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Relevant regulations for consumer goods labeling in various countries

Posted Date:2024/1/3 1

While the GHS does not address or harmonize specific risk assessment approaches, the following general principles are followed:

(a) All chemicals should be classified according to the Globally Harmonized System classification criteria. The first step in the process of hazard classification and information communication should always be the classification of the inherent hazards of substances and mixtures according to the standards of the globally harmonized System;

(b) Risk-based labelling can only be applied by the competent authority in the context of consumer products for chronic health hazards of chemicals. All acute health hazards, environmental hazards and physical hazards should be labelled according to inherent hazards. The hazard classification should be used directly for acute health effects, environmental hazards and physical hazard labels. Labelling schemes involving risk assessment should only be used for chronic health hazards such as carcinogenicity, reproductive toxicity, or target organ toxicity based on repeated exposure. Applicable chemicals can only be those to which the average consumer is exposed in limited quantities and for a limited time under the conditions of use of consumer goods;

(c) Possible exposure and risk to consumers, and estimates should be based on conservative, protective assumptions to minimize the possibility of underestimating exposure or risk. Assessments or estimates of exposure should be based on data and/or conservative assumptions. Risk assessment and methods for extrapolating animal data to humans should also allow for greater margin of safety, including the identification of uncertainties.


Implementation status of consumer labeling in various countries


Adoption of GHS in consumer products in the EU

· Adopt GHS for chemical consumer products through CLP regulations;

Products sold to the public may require additional labeling information.

· Sample label for two component adhesives sold to consumers.


Adoption of GHS in consumer products in the United States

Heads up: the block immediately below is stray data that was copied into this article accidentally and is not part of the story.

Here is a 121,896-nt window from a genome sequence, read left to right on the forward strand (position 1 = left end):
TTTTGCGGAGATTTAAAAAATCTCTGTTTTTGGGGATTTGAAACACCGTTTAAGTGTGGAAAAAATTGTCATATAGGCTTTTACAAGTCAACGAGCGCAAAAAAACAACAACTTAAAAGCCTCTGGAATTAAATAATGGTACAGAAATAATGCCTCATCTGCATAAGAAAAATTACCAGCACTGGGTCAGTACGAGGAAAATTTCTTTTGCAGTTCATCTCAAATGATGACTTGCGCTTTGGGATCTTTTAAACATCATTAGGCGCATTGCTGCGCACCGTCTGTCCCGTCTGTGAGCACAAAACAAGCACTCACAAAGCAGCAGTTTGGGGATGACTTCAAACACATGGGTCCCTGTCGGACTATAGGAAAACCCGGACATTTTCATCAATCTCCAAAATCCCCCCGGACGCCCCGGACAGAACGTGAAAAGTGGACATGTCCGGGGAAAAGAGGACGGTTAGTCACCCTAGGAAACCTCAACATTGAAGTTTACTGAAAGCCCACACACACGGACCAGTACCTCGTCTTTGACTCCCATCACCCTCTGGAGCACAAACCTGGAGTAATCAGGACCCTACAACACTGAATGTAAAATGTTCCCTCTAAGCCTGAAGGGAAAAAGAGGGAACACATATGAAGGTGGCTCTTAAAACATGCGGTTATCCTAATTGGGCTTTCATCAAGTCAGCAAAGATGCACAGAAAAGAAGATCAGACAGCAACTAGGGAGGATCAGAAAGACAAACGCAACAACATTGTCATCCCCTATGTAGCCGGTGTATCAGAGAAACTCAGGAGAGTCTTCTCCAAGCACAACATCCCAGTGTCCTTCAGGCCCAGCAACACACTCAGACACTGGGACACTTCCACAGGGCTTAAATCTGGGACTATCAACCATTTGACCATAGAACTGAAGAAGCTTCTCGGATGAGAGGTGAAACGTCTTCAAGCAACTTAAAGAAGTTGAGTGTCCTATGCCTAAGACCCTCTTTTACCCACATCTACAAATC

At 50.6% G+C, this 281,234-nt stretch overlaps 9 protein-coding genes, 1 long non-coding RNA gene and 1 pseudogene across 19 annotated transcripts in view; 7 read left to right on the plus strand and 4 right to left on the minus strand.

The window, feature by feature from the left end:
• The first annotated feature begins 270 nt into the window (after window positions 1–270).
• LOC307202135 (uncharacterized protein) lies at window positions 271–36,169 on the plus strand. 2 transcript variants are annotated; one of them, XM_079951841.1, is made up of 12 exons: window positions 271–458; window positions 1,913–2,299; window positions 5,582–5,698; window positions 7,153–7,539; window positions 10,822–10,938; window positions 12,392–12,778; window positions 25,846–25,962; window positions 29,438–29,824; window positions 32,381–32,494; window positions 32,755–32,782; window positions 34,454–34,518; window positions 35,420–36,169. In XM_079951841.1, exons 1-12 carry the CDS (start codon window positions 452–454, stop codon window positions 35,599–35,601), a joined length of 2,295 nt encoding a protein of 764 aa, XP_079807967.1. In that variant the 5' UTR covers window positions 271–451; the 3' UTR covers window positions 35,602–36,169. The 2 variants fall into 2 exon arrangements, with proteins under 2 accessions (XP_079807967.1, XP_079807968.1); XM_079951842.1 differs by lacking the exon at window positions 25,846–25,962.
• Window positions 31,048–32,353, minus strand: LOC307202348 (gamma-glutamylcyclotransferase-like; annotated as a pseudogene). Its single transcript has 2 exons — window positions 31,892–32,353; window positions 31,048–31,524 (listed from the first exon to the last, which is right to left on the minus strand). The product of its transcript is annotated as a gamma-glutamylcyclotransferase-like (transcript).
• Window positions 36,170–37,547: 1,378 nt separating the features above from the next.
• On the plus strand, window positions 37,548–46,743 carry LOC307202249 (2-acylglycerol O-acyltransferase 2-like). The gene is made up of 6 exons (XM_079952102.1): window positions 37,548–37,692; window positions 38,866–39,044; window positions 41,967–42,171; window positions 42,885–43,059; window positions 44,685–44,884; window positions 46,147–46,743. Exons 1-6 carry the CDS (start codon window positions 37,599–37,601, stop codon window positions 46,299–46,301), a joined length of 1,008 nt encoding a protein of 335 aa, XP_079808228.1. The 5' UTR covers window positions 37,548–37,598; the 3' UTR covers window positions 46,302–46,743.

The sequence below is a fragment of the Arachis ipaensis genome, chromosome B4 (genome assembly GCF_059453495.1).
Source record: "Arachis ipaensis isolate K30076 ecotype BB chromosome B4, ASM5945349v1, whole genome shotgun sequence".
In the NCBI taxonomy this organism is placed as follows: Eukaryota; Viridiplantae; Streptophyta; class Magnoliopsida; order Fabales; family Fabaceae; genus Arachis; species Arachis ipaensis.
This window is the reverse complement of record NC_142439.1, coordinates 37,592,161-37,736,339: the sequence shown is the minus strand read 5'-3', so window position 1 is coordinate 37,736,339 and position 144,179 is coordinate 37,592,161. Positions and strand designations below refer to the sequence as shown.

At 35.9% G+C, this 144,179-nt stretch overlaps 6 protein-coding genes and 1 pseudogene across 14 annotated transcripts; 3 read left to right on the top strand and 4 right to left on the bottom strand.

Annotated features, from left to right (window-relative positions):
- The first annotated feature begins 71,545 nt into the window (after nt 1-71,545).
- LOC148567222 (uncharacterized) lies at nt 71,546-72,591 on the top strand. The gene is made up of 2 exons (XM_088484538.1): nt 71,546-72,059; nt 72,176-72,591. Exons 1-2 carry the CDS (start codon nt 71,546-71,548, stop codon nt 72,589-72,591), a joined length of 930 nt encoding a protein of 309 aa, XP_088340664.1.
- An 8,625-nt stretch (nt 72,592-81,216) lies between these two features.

· Consumer products have not yet adopted GHS.

Only hazardous chemicals used in the workplace will need to be labeled according to the new U.S. Occupational Safety and Hazard Administration (OSHA) Hazard notification standard.

· Please note that consumer use does not include professional use.


Adoption of GHS in consumer products in Canada

· Consumer products have not yet adopted GHS. (In line with the United States)


Adoption of GHS in Chinese consumer products

In 2018, China issued GB/T 36499 "Guidelines for Risk Assessment of Consumer Products Based on GHS Labels" If consumer products have chronic health hazards, suppliers can use the results of the product's GHS hazard classification to make GHS labels for their products.

Note: A "GHS label" for a consumer product needs to be compiled according to the product's GHS classification only if the consumer product has a chronic health hazard. In practice, many consumer products are still regulated as if they were chemicals. Therefore, it is recommended that enterprises comply with the requirements of territorial regulators.


GHS is used in Japanese consumer products

· Voluntary adoption of GHS labels for consumer products.

In consultation with METI, the Japan Soap and Detergent Association (JSDA) has voluntarily developed a GHS guidance document for the labeling of consumer cleaning products. Risk-based labeling is considered.


Adoption of GHS in consumer products in Australia

· GHS is mainly used for hazardous chemicals in the workplace.

Because the line between workplace chemicals and consumer products is not always clear, regulators have given the industry the option to choose between workplace labels and consumer product labels based on marketing channels and end use.